Monday, June 7, 2010

Time for a Progressive Leader

Last Thursday I watched Rachel Maddow’s show (she has gotten more serious and watchable lately). She has been doing some interesting and detailed coverage of the BP oil spill diaster. This night she commented how the 1989 Valdez accident didn’t break ExxonMobil—in fact in 2009 Exxon was the most profitable company ever. In 2009 the 5 most profitable countries in the world were all oil companies.

Eighteen months after the disaster the financial industry created they are back to staggeringly huge profits and bonuses.

Just as the bankers cared nothing about ordinary people and their retirement accounts and mortgages, thinking only of their profits, so the oil companies care nothing about safety or the environment but only about their profits.

Is this a connection that could be made in people’s minds, of the unthinking impersonal nature of the corporate business model that is incredibly destructive? This seems to me a perfect time for a progressive leader to emerge who could speak of a new way, a new model that has humanity as its central focus, not profit. Why are all the loudest voices the regressive teapartiers?
The next day (6/4/10) I read Tom Toles' blog and he made the same connection:
So Eric Holder has announced both civil and CRIMINAL investigations regarding the oil spill. They'll be looking into FALSE STATEMENTS! CONSPIRACY! These things are apparently ILLEGAL NOW! Criminally so! So if you are picturing a crazed cartoonist perched atop a bookshelf (and you should be) ready to pounce on why these same things are “perfectly legal” when done by the financial sector, well here I go.

The pipeline of crude that Wall Street built ran right through America’s family room. Newly jobless mom and dad staggered out, covered in goo, just in time to watch their house slide into foreclosure. The wizards of finance didn’t even have the wherewithal to try a top kill or a junk shot or siphon hose or robot sub. THEIR top hats came off their heads and were held out directly to the government. But haven’t they paid their debt back? AS IF! Oil companies are expected to CLEAN UP and PAY DAMAGES. How many jobs were lost in the financial meltdown? Businesses ruined? Families devastated? Oh, but profits are BACK at the BANKS! Time for some BONUSES!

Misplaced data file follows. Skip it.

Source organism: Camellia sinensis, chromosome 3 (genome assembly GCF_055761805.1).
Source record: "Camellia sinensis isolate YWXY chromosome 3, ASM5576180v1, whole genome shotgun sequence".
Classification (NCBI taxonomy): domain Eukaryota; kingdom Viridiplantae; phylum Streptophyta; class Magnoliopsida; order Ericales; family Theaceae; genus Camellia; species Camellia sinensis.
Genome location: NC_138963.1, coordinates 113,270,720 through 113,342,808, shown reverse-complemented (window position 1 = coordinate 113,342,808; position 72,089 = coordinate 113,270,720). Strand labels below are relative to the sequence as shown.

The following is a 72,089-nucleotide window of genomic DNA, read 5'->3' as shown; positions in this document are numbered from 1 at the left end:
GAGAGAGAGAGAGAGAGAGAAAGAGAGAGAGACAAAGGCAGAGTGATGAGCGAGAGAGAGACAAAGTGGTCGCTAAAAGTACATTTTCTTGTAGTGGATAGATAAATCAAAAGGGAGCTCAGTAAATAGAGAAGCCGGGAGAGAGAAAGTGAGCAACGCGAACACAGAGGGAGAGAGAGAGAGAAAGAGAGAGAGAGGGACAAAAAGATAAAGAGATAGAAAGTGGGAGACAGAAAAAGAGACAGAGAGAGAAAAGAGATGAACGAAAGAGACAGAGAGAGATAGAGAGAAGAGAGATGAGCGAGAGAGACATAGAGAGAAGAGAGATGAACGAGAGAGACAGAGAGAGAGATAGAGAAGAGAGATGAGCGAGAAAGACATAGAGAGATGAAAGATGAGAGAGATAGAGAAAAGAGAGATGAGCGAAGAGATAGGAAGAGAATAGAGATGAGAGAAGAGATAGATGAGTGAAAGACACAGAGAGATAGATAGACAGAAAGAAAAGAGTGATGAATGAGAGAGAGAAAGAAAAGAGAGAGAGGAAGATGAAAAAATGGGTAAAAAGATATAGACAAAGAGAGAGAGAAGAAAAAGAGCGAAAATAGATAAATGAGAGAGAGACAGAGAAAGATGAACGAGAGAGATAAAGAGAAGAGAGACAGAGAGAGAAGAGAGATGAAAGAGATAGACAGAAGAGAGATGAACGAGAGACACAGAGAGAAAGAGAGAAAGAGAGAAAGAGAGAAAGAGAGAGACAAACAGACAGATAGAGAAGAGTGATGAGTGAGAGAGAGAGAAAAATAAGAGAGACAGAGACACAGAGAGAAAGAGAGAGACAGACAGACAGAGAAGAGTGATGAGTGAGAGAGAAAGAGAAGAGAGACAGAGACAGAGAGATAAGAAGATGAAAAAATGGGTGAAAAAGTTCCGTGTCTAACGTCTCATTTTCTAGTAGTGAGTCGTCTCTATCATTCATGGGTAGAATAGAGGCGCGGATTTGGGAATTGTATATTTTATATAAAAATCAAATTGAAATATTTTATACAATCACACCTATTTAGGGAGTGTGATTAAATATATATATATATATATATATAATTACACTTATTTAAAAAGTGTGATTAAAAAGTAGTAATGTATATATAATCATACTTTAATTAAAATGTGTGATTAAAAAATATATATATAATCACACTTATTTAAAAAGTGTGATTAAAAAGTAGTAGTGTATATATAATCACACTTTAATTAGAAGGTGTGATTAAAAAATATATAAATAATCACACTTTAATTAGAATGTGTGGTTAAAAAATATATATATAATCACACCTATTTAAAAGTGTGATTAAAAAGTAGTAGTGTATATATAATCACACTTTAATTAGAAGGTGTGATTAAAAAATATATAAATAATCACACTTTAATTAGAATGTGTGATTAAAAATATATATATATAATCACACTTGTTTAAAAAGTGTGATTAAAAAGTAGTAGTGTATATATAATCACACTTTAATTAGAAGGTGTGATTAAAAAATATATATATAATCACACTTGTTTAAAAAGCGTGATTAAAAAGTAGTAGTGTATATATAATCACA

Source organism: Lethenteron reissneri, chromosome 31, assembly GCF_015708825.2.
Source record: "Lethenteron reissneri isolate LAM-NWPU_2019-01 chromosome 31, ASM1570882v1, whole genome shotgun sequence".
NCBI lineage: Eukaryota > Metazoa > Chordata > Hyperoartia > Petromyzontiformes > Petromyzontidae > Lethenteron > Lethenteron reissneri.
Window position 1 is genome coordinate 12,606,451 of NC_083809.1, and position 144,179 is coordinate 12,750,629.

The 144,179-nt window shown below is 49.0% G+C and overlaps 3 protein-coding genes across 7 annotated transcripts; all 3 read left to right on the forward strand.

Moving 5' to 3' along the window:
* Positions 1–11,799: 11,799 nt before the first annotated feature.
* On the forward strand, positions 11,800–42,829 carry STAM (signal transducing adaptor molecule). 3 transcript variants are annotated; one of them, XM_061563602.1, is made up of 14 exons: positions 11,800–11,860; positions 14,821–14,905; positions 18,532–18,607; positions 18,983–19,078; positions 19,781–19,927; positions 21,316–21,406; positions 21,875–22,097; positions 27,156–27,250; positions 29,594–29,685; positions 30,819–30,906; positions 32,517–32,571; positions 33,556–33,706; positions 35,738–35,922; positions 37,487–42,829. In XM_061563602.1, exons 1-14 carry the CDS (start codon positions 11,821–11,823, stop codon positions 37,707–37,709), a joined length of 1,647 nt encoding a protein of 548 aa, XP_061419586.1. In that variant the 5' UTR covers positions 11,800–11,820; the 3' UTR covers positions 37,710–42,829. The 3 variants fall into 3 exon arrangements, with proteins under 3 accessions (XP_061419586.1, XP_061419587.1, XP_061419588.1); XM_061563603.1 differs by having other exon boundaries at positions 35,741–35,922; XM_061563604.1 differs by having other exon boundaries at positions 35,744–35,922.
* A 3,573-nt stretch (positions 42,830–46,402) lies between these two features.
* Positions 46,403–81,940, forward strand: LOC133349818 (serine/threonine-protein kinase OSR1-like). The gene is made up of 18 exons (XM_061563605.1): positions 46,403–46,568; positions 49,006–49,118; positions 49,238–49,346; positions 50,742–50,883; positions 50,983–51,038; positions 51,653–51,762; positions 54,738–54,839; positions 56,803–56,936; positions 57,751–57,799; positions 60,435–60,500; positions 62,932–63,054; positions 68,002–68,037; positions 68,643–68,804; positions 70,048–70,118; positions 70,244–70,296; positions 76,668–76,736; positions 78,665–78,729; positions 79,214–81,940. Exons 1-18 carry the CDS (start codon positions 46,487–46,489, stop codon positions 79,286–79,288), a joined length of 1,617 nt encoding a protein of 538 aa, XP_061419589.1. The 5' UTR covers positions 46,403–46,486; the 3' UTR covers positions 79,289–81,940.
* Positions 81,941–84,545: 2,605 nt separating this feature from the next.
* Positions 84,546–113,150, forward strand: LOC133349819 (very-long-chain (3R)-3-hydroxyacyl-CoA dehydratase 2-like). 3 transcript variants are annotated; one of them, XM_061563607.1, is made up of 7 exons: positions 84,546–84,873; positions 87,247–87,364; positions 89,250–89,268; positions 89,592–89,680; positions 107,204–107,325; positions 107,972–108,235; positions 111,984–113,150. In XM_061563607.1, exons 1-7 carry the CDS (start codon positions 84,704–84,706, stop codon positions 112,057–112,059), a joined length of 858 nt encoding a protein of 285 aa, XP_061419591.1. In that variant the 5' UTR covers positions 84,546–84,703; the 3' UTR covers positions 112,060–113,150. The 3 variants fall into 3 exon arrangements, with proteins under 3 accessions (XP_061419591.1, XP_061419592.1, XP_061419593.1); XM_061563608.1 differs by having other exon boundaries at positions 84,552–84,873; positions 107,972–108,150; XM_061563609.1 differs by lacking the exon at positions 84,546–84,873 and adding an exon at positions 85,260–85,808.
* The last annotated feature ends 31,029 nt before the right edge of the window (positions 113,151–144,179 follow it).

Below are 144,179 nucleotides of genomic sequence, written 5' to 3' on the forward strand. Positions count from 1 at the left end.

Don’t TELL me no laws were broken. I say it’s time for some prosecutorial work that is one-tenth as creative as the financial instruments the wizards devised.
Frank Rich made the same connection in his New York Times column a couple of days later, “Don’t Get Mad, Mr. President. Get Even.”
Americans are still seething at the bonus-grabbing titans of the bubble and at the public and private institutions that failed to police them. But rather than embrace a unifying vision that could ignite his presidency, Obama shies away from connecting the dots as forcefully and relentlessly as the facts and Americans’ anger demand.

BP’s recklessness is just the latest variation on a story we know by heart. The company’s heedless disregard of risk and lack of safeguards at Deepwater Horizon are all too reminiscent of the failures at Lehman Brothers, Citigroup and A.I.G., where the richly rewarded top executives often didn’t even understand the toxic financial products that would pollute and nearly topple the nation’s economy. BP’s reliance on bought-off politicians and lax, industry-captured regulators at the M.M.S. mirrors Wall Street’s cozy relationship with its indulgent overseers at the S.E.C., Federal Reserve and New York Fed — not to mention Massey Energy’s dependence on somnolent supervision from the Mine Safety and Health Administration.

Given Toyota’s recent game of Russian roulette with Americans’ safety and Anthem Blue Cross’s unconscionable insurance-rate increases in California, Obama shouldn’t have any problem riveting the country’s attention to this sorry saga. He has the field to himself, thanks to a political opposition whose hottest new star, Rand Paul, and most beloved gulf-state governor, Haley Barbour of Mississippi, both leapt to BP’s defense right after the rig exploded…

This all adds up to a Teddy Roosevelt pivot-point for Obama, who shares many of that president’s moral and intellectual convictions. But Obama can’t embrace his inner T.R. as long as he’s too in thrall to the supposed wisdom of the nation’s meritocracy, too willing to settle for incremental pragmatism as a goal, and too inhibited by the fine points of Washington policy debates to embrace bold words and bold action. If he is to wield the big stick of reform against BP and the other powerful interests that have ripped us off, he will have to tell the big story with no holds barred.
Obama is never going to make that pivot point. We need someone else to be that progressive leader.

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